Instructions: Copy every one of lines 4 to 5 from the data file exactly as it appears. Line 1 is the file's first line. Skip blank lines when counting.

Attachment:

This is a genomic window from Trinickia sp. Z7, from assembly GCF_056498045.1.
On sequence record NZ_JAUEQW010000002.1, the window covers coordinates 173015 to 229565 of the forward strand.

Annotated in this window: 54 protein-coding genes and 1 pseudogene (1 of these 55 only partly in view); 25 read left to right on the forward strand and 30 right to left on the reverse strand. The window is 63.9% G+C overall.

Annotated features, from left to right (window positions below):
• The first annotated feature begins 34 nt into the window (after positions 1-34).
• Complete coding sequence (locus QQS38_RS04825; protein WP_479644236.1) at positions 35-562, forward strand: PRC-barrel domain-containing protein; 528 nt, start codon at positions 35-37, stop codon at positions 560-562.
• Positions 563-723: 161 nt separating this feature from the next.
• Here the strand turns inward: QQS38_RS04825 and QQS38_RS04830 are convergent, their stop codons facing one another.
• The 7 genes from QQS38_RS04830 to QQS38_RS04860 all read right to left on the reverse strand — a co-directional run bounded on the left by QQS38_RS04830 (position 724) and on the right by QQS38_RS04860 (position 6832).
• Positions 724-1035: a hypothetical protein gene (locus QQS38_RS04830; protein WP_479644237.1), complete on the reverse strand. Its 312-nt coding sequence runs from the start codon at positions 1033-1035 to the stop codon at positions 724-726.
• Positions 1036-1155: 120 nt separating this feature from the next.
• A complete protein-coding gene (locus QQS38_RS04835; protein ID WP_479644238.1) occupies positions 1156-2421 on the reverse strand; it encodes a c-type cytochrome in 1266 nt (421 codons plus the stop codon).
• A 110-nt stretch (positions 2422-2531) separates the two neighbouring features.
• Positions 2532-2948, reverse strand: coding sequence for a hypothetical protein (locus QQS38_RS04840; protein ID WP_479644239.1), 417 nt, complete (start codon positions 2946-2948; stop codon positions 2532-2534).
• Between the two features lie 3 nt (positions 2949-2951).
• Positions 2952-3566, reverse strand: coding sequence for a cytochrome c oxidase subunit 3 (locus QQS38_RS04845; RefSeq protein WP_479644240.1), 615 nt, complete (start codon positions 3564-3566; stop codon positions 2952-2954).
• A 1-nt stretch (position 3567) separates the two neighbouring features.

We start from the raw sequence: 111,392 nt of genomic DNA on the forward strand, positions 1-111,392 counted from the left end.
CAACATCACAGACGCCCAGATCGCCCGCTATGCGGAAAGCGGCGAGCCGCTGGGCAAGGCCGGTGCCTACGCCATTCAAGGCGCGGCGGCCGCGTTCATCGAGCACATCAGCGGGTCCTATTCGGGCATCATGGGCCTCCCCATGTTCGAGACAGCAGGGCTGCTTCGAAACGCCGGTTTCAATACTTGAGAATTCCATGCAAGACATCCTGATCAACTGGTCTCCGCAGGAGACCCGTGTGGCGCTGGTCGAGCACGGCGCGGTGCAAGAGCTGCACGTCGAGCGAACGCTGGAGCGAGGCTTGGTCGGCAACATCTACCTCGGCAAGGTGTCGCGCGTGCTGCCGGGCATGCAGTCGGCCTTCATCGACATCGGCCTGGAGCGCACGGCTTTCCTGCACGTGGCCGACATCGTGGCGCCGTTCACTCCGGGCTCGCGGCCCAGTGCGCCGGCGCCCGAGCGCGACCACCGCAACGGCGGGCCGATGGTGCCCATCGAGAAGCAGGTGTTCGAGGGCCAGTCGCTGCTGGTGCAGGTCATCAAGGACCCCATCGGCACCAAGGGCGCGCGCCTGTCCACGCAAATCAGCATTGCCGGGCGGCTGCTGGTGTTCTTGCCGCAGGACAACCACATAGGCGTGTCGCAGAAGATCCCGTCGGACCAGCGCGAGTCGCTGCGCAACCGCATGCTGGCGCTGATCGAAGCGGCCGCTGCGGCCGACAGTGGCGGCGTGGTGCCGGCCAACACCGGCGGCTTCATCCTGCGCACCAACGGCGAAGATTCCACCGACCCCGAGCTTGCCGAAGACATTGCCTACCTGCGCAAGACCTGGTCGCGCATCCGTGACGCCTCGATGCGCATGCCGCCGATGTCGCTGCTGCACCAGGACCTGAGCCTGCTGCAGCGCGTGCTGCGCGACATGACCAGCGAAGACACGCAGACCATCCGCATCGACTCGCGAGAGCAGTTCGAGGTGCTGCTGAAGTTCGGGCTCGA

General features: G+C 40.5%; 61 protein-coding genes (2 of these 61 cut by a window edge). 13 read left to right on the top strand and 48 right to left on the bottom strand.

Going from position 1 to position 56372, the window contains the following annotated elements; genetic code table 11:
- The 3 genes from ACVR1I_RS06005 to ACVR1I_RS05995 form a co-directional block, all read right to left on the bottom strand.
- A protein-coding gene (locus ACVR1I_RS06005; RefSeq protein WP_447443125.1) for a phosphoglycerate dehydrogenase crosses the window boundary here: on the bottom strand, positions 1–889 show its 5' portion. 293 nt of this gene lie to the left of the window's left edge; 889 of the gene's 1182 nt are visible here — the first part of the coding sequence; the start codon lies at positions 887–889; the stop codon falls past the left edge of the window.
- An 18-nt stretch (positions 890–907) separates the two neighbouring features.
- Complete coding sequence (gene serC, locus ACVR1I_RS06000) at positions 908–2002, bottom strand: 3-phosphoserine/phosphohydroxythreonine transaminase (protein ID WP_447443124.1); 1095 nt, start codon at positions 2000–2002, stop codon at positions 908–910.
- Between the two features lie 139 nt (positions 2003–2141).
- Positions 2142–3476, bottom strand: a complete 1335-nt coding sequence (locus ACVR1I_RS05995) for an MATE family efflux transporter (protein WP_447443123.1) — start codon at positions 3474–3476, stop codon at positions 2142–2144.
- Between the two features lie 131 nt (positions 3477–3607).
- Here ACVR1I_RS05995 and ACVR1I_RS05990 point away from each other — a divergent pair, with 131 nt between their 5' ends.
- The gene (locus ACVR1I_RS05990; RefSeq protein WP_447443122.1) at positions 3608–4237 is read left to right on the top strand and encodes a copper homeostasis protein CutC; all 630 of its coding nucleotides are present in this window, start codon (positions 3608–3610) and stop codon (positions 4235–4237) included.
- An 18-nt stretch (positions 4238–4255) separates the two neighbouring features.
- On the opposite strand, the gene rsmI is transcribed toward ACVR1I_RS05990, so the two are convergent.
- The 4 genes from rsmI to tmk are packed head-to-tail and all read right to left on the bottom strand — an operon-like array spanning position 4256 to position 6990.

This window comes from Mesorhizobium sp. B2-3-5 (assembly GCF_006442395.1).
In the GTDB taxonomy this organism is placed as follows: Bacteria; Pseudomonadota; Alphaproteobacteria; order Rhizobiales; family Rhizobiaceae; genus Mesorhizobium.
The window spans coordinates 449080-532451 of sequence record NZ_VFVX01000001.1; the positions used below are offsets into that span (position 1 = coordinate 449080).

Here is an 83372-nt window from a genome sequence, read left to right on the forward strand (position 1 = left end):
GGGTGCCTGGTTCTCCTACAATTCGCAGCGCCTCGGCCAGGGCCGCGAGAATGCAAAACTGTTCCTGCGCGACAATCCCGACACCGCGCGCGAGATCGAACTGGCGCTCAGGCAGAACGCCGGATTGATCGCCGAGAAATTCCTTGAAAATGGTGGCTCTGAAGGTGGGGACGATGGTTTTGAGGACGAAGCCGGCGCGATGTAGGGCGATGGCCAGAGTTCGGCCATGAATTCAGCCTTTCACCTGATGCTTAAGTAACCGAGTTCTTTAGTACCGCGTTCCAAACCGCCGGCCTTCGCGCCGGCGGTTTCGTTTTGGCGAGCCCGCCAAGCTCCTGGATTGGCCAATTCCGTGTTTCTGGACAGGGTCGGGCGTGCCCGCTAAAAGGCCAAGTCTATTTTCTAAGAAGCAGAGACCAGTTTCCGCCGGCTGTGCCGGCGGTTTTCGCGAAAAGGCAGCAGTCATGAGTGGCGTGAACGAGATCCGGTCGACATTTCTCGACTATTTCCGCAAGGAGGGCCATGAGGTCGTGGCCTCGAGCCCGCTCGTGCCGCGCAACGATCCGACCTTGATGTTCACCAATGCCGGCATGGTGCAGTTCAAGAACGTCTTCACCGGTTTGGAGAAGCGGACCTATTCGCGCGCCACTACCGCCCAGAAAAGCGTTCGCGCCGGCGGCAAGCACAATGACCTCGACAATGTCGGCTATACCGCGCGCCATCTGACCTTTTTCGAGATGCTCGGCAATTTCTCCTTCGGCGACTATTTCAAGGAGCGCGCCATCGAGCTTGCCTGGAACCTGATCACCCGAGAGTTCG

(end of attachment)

Annotated features, from left to right (window positions below):
• The first annotated feature begins 34 nt into the window (after positions 1-34).